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It’s 1992, the year Nirvana’s “Nevermind” came out and put the Pacific Northwest on the map. Dryland takes place in Portland, Oregon; which mirrored Seattle by sharing industrialism, rainy days and the reputation of hipness spawned by the grunge music scene. Fifteen-year-old Julie lives with her family in the white, suburban west hills of Portland. She goes to school in her older brother Jordan’s shadow. He was a star swimmer in high school and an Olympic hopeful that never made it, who now lives in Germany, estranged from his family.
Julie is best friends with Erica. Both girls get invited to join the swim team by Alexis, an older, more popular girl. Julie is both enticed and repelled by participating in swimming, the sport that was her brother’s legacy. Julie and Erica’s shared interests unravel; Erica would rather boy-watch and party, Julie is more introverted and thoughtful. Some of the most insightful writing in the book describes what happens, and how it feels, when two best-friends-forever drift apart, to become two used-to-be best friends.
Julie meets Ben, a swimmer buddy of Jordan’s, who now works as a landscaper. Meeting him at his apartment means venturing into SE Portland, a more urban, less protective part of town. She interrogates Ben about her brother, and learns that Jordan’s estrangement is due to his sexual identity–he’s gay and may have HIV/AIDS (still regarded as a death sentence in the early nineties). This revelation parallels Julie’s discoveries about her own sexual identity as she and Alexis gain a closeness that becomes more than friends.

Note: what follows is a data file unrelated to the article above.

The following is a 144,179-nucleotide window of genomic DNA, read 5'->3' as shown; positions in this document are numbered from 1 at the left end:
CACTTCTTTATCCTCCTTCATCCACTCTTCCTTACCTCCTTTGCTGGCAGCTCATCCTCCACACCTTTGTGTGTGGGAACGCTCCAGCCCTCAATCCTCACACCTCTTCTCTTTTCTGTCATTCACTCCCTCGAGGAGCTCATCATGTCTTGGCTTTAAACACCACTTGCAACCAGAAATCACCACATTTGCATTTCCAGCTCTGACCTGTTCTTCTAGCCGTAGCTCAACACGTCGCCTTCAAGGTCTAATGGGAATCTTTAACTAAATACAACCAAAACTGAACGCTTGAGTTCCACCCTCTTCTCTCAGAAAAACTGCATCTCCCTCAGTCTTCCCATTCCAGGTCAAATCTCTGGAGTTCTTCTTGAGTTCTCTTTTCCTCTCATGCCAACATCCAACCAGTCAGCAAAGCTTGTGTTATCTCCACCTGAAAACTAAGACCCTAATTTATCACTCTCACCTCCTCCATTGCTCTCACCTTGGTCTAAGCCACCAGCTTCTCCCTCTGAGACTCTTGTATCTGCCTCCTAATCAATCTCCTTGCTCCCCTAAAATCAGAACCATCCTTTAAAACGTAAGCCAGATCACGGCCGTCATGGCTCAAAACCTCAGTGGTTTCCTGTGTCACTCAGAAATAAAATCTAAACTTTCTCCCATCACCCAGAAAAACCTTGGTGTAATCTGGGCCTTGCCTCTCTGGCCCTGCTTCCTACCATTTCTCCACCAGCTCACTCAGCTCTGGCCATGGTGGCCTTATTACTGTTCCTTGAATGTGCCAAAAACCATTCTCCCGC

Dryland was conceived as literary fiction before it was published as a crossover YA novel. “I wrote the book with an adult audience in mind,” Jaffe says in a Publishers Weekly article. One of the benefits of this is that Jaffe’s Julie lacks the clichéd bitchiness so many female characters of YA novels and films suffer from. Even as their friendship falls apart, and Erica makes choice that hurt Julie, Julie still tries to save the friendship, reaches out to Erica, even puts Erica before herself to try and save the relationship. Julie’s depth of caring will connect this book to young readers, and credits female teens with empathy in a unique way. Jaffe also captures wonderfully the many nuances of high school: dull yearbook meetings, peer pressure, jock stupidity and competition, and the love and cruelty of high school girls.
One thing missing from this book was ironically something that’s almost a cliché in YA “problem novels.” Despite having a gay brother, despite her own realization of her attraction to women, Julie never asks herself (or, as a teen in a very straight environment, panics about) “Am I gay?” Yes it sounds trite, in an after-school-special kind of way, but it’s also a primal question asked by straight and queer kids alike at the heart of their search for self-identity–and–sadly, a question often forced to consideration by bullying and peer pressure. It seemed unrealistic that Julie would never point blank ask herself this –today, but especially in the past, when this story takes place. All the more so because in 1992, Oregon had homophobic Ballot Measure 9 in front of voters, adding both local and national attention to the ramifications of being gay.
In spite of this, adults and teen readers will appreciate this coming-of-age tale which captures a girl’s initial steps to finding her sexual identity and the emotional struggles of navigating adolescence.
By Sara Jaffe
Tin House Books
Paperback, 978941040133, 240 pp.